Monday, September 24, 2007

Shrewd with the True Riches

Luke 16: 1-13

Preached at Center Moreland and Dymond Hollow UMC's, Sept. 23, 2007.

Wouldn’t it be great if we could open up the Bible and stick in the stuff that we feel should be there? If we were to “open the canon” as the scholars call it, and edit the Bible to include the things that our world recognizes, and take out the stuff we no longer understand?

Think about the Ten Commandments: what if we could add a few: one of those laws would be something along the lines of “Thou Shalt not pay more than three dollars for a cup of coffee.” “Thou Shalt use thy turn signal.” “Thou shalt wash their hands after using the bathroom.”

Other folks would be surprised to hear that there are certain phrases that aren’t in the Bible, especially in the book of Proverbs. Lots of them came from Benjamin Franklin, like: “A bird in the hand is worth two in the bush”, meaning that it’s better to count on what you have, than to count on what you expect. “A Stitch in Time saves Nine”, meaning that preventative care often saves money over needing to make major repairs. Some come from Thomas Edison, like “Success is 1% inspiration, and 99% perspiration”, meaning that even the best ideas take work to be successful.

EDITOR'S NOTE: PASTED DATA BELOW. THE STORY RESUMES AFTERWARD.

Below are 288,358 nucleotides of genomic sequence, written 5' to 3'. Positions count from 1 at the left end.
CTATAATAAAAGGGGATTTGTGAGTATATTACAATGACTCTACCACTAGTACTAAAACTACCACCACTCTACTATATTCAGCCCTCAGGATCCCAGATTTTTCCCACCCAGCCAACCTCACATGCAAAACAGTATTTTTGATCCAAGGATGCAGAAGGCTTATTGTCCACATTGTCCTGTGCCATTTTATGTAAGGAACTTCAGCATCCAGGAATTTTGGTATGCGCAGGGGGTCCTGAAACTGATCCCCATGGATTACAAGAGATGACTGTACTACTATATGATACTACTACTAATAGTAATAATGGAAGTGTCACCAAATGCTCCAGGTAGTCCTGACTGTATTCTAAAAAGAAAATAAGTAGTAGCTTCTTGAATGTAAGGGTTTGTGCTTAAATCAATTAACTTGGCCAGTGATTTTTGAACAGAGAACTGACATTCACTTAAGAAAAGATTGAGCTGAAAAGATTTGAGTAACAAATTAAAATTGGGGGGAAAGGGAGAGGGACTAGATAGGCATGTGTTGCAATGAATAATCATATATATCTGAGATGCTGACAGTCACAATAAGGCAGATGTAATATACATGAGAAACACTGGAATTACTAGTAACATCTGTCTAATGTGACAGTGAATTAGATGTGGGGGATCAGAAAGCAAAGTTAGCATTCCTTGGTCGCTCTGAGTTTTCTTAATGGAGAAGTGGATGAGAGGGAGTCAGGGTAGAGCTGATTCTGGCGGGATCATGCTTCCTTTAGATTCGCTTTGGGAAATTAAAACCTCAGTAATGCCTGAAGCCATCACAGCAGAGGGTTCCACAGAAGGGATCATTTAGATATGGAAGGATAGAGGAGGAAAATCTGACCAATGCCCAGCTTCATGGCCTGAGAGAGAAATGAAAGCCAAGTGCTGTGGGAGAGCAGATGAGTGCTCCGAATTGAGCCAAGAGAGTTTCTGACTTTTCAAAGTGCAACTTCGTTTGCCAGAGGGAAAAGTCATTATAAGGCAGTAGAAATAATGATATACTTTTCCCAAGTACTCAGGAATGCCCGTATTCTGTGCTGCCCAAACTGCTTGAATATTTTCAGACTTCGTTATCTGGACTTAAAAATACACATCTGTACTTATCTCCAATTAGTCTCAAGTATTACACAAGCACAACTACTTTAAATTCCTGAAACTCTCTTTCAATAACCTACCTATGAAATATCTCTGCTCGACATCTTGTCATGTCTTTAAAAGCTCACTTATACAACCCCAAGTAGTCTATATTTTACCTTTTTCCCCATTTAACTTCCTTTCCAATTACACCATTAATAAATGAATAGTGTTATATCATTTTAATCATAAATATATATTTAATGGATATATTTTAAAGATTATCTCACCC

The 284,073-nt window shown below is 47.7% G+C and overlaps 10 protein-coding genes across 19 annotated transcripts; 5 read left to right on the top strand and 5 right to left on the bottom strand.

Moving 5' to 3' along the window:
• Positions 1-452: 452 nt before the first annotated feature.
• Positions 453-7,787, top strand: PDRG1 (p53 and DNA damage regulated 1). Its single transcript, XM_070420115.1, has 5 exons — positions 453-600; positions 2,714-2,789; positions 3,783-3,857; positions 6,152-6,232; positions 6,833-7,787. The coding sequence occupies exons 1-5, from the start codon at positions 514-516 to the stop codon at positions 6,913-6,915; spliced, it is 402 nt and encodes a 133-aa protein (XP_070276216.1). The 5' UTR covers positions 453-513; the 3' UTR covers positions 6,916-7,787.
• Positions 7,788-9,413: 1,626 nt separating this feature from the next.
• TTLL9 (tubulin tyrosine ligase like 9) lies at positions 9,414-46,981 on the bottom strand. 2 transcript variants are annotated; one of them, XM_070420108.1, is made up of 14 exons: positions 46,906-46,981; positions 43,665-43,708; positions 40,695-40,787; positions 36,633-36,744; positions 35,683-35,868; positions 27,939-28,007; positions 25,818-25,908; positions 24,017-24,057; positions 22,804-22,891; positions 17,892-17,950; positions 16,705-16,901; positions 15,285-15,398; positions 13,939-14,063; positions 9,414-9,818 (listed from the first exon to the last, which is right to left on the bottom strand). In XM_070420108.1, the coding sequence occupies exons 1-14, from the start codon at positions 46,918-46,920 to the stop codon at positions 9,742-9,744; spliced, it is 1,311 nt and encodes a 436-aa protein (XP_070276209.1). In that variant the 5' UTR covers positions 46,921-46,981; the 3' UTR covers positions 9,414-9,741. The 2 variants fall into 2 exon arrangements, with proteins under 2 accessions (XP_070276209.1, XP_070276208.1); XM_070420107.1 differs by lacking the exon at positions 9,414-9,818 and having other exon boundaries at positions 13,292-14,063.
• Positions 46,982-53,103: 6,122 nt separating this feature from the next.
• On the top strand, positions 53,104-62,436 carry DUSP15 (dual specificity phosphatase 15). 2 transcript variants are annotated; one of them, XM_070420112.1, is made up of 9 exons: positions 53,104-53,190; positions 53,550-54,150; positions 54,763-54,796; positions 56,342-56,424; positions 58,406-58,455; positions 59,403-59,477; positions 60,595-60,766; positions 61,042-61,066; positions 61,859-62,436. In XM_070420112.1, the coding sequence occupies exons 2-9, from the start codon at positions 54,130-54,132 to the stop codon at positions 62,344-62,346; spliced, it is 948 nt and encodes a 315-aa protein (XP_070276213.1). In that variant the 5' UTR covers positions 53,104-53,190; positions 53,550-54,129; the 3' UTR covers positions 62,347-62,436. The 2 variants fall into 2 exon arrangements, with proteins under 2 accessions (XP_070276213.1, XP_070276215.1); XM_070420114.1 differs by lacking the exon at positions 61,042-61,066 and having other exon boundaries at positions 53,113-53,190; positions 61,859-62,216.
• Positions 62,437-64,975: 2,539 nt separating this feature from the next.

One that I’ve heard people say should be in the Bible is: “God helps those who help themselves.” It’s one of my favorites, and I think that if we were to sum up todays’ Gospel reading, it would be that phrase.

When you really think about this story, what is basically happening is that a man, about to be fired for “squandering his employers’ property” (which could mean anything, none of it good), runs around and reduces the debt of all of the people who owe his employer money. As I heard a comedian say once, “That’s not right!”

But then we get to verse 8, where it says that the master commended the manager “because he had acted shrewdly.” This is that twist that Jesus throws out so often in his parables.

At least for us. This is one of those places where we are reminded of the fact that we don’t always read the Bible with the same eyes as the author and audience did. Remember, Jesus’ audience remembers the stories of tricksters like Jacob. To men and women who can pull off getting one over on someone, great honor was given and they were thought to be wise. We, on the other hand, are inheritors of the Protestant work Ethic, brought to us by the Puritans. We find that when someone doesn’t act the way we expect in a transaction, or behaves the way we want them to as employees, they aren’t wise, they are crooks, or disrespectful, or something else.

So this manager, called to account for his dealings on behalf of the owner, sees the sudden need to be in peoples’ good graces. To get there, he reduces the potential income of the owner. Not his actual income, but his potential. We assume that based on those reductions, the owner is then paid.

The second half of verse eight is also odd—“the children of this age are more shrewd in dealing with their own generation than the children of light”.